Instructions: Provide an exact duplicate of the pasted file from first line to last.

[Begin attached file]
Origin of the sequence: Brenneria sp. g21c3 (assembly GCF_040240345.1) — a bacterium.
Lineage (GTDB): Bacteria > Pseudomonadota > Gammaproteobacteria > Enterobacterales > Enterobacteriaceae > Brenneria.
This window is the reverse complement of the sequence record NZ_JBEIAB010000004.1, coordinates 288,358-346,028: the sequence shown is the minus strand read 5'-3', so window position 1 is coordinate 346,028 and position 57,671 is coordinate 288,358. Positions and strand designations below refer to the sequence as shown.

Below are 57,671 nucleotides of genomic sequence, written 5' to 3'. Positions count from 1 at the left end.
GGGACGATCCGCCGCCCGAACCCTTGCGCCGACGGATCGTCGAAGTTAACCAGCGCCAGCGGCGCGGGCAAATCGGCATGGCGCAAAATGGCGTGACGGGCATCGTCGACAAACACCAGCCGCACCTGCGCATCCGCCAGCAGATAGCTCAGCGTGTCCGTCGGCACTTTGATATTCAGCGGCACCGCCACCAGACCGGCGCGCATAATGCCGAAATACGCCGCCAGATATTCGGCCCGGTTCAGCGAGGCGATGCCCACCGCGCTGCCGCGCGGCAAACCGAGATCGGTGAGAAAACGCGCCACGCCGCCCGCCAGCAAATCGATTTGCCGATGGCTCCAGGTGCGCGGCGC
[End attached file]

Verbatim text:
Origin of the sequence: Brenneria sp. g21c3 (assembly GCF_040240345.1) — a bacterium.
Lineage (GTDB): Bacteria > Pseudomonadota > Gammaproteobacteria > Enterobacterales > Enterobacteriaceae > Brenneria.
This window is the reverse complement of the sequence record NZ_JBEIAB010000004.1, coordinates 288,358-346,028: the sequence shown is the minus strand read 5'-3', so window position 1 is coordinate 346,028 and position 57,671 is coordinate 288,358. Positions and strand designations below refer to the sequence as shown.

Below are 57,671 nucleotides of genomic sequence, written 5' to 3'. Positions count from 1 at the left end.
GGGACGATCCGCCGCCCGAACCCTTGCGCCGACGGATCGTCGAAGTTAACCAGCGCCAGCGGCGCGGGCAAATCGGCATGGCGCAAAATGGCGTGACGGGCATCGTCGACAAACACCAGCCGCACCTGCGCATCCGCCAGCAGATAGCTCAGCGTGTCCGTCGGCACTTTGATATTCAGCGGCACCGCCACCAGACCGGCGCGCATAATGCCGAAATACGCCGCCAGATATTCGGCCCGGTTCAGCGAGGCGATGCCCACCGCGCTGCCGCGCGGCAAACCGAGATCGGTGAGAAAACGCGCCACGCCGCCCGCCAGCAAATCGATTTGCCGATGGCTCCAGGTGCGCGGCGC